Thursday, July 27, 2006

David Wells on the Holiness of God (2)

Until we recognise afresh the centrality of God's holiness, until it once again enters into the innermost fibres of evangelical faith, our virtue will lack seriousness, our belief will lack poignancy, our practice will lack moral pungency, our worship will lack joyful seriousness, our preaching will lack the mordancy of grace, and the church will be just one more special interest pleading for a hearing in a world of competing enterprises. Until we acknowledge God's holiness, we will not be able to deny the authority of modernity. What has most been lost needs most to be recovered - namely, the unsettling, disconcerting fact that God is holy and we place ourselves in great peril if we seek to render him a plaything of our piety, an ornamental decoration on the religious life, a product to answer our inward dissatisfactions. God offers himself on his own terms or not at all. The deity who now appears to lie so limply upon the church is, in fact the living and glorious God. His hand may be stayed by patience and grace, but it is certain that he will eventually pass judgement on the world. It is this holy God, glorious in his being, doing wonders, who beckons his people to a deeper working knowledge of himself, and it is he who breaks the power of modernity.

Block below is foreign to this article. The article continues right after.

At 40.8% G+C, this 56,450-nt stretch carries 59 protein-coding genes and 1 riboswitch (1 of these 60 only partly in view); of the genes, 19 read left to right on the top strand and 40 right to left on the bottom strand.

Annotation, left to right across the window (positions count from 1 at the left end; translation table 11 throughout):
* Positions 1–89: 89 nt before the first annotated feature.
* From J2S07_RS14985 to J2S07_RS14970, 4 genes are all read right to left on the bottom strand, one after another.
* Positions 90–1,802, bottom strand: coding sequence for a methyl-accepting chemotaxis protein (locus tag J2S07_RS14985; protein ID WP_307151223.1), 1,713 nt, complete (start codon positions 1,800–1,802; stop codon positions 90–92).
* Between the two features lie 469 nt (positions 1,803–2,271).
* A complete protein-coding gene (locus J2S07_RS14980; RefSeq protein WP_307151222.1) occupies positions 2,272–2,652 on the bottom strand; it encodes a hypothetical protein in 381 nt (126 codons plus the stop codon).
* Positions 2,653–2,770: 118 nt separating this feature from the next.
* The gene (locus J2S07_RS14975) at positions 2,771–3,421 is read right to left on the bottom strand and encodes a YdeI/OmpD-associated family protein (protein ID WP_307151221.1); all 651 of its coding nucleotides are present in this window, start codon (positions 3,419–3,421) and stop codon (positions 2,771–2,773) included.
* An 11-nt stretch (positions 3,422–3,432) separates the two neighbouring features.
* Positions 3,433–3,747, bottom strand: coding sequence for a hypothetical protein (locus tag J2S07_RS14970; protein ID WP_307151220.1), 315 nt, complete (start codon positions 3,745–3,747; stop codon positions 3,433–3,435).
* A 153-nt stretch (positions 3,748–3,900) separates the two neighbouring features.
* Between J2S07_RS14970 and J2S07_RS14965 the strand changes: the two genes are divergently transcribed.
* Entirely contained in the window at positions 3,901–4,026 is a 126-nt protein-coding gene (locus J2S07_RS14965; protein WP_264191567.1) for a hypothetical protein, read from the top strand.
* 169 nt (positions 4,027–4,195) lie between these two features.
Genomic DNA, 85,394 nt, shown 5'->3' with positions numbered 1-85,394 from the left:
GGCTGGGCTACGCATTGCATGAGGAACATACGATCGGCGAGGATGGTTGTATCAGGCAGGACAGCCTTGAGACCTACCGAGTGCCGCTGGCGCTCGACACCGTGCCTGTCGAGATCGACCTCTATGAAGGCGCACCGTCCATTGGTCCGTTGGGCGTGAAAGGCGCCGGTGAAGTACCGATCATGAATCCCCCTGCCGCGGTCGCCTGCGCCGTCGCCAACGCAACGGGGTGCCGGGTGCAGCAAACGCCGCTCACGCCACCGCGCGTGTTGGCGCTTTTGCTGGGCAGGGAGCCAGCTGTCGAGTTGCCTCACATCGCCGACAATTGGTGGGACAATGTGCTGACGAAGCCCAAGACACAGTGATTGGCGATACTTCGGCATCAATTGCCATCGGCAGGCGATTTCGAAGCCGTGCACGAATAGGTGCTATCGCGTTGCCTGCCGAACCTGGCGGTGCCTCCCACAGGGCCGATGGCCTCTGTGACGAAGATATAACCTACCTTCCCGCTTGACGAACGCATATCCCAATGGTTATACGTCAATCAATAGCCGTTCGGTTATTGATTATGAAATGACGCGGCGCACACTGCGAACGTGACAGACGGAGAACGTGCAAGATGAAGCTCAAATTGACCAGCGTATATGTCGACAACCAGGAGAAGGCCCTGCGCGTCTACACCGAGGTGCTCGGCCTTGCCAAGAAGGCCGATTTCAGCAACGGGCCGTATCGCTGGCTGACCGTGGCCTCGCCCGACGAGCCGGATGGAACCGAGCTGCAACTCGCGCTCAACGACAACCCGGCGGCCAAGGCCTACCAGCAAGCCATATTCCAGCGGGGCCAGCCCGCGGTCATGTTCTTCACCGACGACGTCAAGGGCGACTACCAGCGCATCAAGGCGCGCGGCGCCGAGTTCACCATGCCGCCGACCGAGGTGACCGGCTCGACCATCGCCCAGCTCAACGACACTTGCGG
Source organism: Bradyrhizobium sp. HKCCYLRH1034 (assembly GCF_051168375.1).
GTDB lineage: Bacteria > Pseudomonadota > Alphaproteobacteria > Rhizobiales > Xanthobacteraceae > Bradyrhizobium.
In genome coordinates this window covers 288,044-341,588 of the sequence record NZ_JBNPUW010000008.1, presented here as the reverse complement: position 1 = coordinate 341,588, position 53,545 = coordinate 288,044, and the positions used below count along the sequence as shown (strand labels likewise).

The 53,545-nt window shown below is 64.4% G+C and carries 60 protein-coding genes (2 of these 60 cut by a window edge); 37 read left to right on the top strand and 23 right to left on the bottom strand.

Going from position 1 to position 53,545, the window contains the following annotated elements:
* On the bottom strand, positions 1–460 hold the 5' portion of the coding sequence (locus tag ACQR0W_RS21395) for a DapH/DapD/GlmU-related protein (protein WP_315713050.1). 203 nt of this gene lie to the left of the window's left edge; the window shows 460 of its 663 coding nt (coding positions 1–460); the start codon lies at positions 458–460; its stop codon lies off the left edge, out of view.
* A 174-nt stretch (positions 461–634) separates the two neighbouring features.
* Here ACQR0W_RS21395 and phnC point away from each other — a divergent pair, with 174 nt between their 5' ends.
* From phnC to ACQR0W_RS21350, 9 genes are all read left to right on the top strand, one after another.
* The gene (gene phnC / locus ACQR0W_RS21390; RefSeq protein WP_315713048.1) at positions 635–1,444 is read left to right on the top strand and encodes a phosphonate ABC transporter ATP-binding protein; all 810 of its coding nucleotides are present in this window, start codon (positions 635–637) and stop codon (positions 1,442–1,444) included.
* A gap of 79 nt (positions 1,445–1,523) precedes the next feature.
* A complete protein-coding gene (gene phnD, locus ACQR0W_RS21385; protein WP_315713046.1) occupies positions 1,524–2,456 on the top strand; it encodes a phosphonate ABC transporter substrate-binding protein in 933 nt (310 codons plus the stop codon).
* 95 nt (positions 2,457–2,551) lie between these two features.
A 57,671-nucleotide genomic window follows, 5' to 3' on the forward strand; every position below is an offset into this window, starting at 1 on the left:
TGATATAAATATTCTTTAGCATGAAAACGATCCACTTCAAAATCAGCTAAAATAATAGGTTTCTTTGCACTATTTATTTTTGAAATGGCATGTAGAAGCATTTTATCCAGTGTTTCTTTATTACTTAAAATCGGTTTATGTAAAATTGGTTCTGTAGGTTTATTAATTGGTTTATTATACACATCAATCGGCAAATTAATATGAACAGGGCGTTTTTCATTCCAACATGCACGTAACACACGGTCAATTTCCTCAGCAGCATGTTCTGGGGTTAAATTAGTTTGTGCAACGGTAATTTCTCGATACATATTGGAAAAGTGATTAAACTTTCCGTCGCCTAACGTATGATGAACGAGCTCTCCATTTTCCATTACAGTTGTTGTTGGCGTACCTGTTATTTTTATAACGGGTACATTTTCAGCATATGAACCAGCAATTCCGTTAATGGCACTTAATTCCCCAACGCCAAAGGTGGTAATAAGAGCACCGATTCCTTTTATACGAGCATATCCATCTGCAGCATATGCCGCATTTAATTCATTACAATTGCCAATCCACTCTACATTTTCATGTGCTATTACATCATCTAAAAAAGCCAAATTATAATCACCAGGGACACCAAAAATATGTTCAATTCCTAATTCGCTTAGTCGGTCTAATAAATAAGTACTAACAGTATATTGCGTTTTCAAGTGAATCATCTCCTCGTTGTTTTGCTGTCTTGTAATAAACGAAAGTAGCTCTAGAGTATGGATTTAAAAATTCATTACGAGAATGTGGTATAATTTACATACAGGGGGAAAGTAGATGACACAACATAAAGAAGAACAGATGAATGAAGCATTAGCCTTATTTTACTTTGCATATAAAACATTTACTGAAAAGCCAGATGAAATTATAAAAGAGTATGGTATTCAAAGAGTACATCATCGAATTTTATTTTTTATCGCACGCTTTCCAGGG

From God in the Wasteland p. 145
In the year that King Uzziah died, I saw the Lord sitting on a throne, high and lifted up, and the train of His robe filled the temple. Above it stood seraphim; each one had six wings: with two he covered his face, with two he covered his feet, and with two he flew. And one cried to another and said:
“ Holy, holy, holy is the LORD of hosts;
The whole earth is full of His glory!”
And the posts of the door were shaken by the voice of him who cried out, and the house was filled with smoke.So I said:
“ Woe is me, for I am undone!
Because I am a man of unclean lips,
And I dwell in the midst of a people of unclean lips;
For my eyes have seen the King,
The LORD of hosts.”
(Isaiah 6:1-5)
In Above All Earthly Powers David Wells promises to discuss the challenge of Christ in a postmodern world. But my copy hasn't turned up from Amazon yet!

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